Prepare a weed-free site that gets 8 to 10 hours of strong sunlight a day. Well-drained soil with a pH around 6.0 to 6.2 is ideal.
To avoid verticillium wilt, don't plant in sites where raspberries, strawberries, or solanaceous plants (tomatoes, peppers, eggplants, etc.) have grown before.
Early spring planting is customary in most areas. For warm winter regions (California, Florida, and the southeast), fall planting is recommended.
Now it is time to choose which type of strawberry you want. June bearing strawberries produce one large crop of fruit each growing season, typically in June.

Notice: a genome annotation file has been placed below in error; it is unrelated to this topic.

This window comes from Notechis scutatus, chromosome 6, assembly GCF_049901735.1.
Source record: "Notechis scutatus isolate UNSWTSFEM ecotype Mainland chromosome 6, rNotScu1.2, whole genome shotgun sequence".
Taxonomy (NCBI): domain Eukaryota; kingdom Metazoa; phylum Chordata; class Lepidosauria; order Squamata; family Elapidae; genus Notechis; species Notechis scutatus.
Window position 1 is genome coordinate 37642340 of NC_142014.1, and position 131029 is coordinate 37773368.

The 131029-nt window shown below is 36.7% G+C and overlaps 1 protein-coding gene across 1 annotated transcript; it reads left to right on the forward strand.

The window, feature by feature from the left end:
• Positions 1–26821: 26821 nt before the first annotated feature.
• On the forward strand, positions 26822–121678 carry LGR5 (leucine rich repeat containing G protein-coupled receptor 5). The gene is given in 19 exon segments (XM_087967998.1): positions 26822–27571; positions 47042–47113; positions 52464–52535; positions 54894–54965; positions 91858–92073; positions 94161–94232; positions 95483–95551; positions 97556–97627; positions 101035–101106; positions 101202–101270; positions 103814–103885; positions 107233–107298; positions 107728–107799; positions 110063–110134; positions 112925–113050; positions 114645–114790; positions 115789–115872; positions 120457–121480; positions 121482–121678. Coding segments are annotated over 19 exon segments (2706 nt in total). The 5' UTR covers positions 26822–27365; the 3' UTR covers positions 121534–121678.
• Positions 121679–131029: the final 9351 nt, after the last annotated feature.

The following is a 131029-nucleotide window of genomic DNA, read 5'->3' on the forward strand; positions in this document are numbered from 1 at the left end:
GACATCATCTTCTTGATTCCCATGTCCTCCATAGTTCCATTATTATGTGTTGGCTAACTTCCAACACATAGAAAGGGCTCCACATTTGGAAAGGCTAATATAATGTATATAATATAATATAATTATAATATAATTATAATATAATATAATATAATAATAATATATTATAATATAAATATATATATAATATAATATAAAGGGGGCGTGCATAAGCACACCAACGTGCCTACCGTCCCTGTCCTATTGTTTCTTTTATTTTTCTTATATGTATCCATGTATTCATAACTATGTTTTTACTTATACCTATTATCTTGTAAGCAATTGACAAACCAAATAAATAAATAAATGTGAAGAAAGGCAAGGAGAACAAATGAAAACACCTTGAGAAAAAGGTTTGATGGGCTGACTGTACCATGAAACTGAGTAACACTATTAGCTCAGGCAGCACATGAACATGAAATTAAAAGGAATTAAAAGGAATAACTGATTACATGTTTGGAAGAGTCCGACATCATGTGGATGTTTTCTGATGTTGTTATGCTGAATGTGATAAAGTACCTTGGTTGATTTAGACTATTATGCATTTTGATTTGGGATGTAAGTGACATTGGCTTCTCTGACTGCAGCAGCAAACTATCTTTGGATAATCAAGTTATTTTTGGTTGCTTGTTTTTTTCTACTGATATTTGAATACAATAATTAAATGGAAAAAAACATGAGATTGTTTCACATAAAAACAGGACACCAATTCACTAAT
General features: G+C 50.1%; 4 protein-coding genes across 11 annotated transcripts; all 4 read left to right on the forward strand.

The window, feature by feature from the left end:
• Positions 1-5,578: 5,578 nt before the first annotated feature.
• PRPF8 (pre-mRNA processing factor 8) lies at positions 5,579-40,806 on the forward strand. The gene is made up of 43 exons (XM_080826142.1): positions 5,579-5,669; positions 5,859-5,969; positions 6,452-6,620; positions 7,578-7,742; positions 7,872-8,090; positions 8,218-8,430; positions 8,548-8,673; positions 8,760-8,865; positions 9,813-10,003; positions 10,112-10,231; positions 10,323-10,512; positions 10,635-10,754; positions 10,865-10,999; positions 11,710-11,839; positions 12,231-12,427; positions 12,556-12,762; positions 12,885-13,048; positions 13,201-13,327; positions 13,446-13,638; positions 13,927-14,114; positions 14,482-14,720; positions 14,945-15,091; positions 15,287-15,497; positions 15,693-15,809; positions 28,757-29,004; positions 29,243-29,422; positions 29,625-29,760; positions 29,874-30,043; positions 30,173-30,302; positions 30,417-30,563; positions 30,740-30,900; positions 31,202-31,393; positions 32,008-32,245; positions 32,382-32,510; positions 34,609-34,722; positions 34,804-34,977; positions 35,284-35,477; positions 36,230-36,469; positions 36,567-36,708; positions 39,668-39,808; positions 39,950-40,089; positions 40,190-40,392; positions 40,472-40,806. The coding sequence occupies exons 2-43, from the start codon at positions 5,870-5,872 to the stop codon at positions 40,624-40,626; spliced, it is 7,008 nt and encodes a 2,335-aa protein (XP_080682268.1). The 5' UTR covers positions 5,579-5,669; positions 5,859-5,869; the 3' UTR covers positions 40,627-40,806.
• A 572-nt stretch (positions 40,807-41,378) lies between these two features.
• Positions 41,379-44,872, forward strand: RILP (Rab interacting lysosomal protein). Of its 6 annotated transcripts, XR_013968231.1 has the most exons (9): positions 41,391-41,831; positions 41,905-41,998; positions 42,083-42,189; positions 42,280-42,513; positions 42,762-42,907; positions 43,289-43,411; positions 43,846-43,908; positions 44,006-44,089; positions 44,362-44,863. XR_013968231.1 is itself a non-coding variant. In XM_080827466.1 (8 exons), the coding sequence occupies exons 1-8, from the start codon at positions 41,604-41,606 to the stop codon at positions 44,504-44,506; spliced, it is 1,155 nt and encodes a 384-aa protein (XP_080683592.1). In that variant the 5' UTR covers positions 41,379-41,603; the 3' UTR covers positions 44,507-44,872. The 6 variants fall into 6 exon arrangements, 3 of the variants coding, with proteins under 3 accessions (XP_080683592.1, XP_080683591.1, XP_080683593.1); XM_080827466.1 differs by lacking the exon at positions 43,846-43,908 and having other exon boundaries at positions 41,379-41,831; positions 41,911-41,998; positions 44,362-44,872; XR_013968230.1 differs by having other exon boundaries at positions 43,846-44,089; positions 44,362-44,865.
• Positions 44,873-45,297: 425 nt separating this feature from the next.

Everbearing strawberries produce two to three harvests of fruit intermittently during the spring, summer and fall.
Space June bearers on raised beds with 18 to 24 inches between plants, in rows 3 to 4 feet apart.
Hills 10 to 18 inches apart, planted with single plants, are best for everbearers, and June bearers in hot, humid climates.
Provide 1 inch of water per week at the root zone.
Ripe berries appear about 30 days after bloom. Once the berry is fully red, they are ready to harvest. Pick every two to three days, or daily in very hot weather. Keep green caps attached.
To preserve flavor and shelf life, pick into a shallow, paper towel lined container, no more than three or four layers of berries deep. Refrigerate immediately after picking.